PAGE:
One of the most iconic features of the Prezi is the zoom and pan features. This allows the user to easily group objects and information and to create an engaging and memorable presentation. These features make it possible to set information at different orientations while allowing corresponding information to be grouped. At the beginning of a presentation, the presenter is able to explain on big topic at a time before delving into specifics.

What I Did
            I opened a blank Prezi with the intent to create a timeline featuring information from the video I created for my last blog post. I started with a line. I added a frame for a title and frames to display pictures and information relevant to a time periods and immigrant groups using the bubble tool. I zoomed into the frames to add text (a title and bullet points of information). I imported a picture with the bubble tool. Things were looking a little like my PowerPoint slides so I spiced things up by changing the size and tilt of text using the zebra tool. Finally, I tried to accomplish something that I don’t believe could ever be done in PowerPoint. I zoomed into my pictures until it was no longer recognizable. I then imported another picture within the current picture. Using the path feature on the bubble tool, I connected the text in the order I wanted it presented and then did the same with the photos. By choosing to pan from the larger original picture to my inset photo, I was able to create a unique effect.  Now, when I show my presentation, it appears as though you are traveling to a location inside my photo to view a close up of an object. You have to see it to believe it.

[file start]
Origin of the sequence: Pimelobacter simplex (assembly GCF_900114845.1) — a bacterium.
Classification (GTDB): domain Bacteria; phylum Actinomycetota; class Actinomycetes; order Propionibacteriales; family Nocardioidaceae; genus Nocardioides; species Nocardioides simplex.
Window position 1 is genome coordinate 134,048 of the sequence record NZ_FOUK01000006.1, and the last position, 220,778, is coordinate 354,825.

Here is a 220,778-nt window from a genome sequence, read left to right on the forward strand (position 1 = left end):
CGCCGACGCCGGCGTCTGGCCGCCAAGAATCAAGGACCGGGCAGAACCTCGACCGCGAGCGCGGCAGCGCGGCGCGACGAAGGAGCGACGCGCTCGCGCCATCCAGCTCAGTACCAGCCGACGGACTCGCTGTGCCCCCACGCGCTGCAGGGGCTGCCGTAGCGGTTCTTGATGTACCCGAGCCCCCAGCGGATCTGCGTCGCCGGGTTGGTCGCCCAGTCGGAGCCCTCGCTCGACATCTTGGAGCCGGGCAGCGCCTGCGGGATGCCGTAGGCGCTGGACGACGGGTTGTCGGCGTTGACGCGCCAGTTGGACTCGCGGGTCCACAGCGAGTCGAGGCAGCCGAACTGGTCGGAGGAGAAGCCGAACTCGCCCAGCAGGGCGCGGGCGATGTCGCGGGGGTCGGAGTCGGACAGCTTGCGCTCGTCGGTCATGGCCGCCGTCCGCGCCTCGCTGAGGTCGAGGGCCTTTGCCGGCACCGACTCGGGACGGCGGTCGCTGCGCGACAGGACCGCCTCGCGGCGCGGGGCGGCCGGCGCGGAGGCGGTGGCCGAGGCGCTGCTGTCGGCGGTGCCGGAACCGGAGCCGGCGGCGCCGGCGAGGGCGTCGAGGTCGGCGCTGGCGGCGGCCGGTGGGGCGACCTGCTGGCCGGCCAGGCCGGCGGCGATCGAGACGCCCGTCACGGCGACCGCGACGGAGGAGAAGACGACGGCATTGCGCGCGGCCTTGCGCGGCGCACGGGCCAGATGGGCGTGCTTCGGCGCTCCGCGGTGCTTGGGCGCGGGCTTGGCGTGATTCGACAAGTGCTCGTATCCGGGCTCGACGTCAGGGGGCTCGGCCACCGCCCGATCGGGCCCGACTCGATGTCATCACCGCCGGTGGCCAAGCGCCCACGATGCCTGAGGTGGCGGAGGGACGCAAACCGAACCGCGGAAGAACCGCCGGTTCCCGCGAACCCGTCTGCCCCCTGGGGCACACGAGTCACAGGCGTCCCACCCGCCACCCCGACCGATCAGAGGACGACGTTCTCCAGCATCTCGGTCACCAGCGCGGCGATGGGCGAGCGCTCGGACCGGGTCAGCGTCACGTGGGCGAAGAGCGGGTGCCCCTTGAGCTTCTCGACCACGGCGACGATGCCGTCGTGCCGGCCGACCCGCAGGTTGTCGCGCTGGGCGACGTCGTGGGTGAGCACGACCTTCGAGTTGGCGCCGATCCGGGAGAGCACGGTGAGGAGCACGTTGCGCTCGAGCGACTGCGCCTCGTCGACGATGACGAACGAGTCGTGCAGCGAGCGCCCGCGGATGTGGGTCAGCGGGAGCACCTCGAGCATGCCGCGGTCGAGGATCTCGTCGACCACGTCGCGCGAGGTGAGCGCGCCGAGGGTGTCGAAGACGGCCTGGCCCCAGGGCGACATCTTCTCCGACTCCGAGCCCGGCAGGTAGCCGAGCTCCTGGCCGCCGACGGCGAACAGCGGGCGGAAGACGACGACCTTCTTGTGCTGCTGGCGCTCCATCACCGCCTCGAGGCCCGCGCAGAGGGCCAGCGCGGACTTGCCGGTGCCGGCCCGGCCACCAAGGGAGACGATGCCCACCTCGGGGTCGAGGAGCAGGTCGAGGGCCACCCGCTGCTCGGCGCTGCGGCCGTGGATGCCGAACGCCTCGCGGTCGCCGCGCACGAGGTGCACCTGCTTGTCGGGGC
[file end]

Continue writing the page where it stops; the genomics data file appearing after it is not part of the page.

What I Learned
            As this was my first Prezi, I sure learned a lot. I believe that if I had not watched the tutorials before getting started, I would still be figuring out where features are and how to use them several hours later. However, I would have to say that the greatest lesson that I learned from this experience is that I should not take PowerPoint for granted.
            The final product of a well designed and informational Prezi is something to be proud of. But, I found it to be significantly more time consuming than using PowerPoint. The features that make Prezi so special can be temperamental if one is not thoroughly practiced in using them. While Prezi allow the user to present information in a way, I believe, that can best promote learning (logical information flows, diagrams, and movement), I also believe that PowerPoint presentations are able to lead learners to learn and gain knowledge.

I also learned that
  • Prezi has a seperate site for educators called Prezi U.
  • Prezi users can collaborate to edit a presentation by clicking on a "meeting" button while working on a canvas.

How I Would Use It
            Students in Virginia and across the country are starting to be held accountable for their knowledge and ability to use computer technologies and applications. I taught students in a fifth grade classroom, many of whom did not have computers at home. These students were just beginning to use PowerPoint. I would most likely not go into a classroom expecting my students to use Prezi themselves. However I would allow students to use Prezi at home for a special project, such as a book report, if they were already familiar and practiced with using PowerPoint. I would first have to make sure that the student interested extending their learning in this way was in fact ready to move beyond PowerPoint and I would have to have the parent’s permission to introduce this technology as it is a web based product that publishes your projects publicly.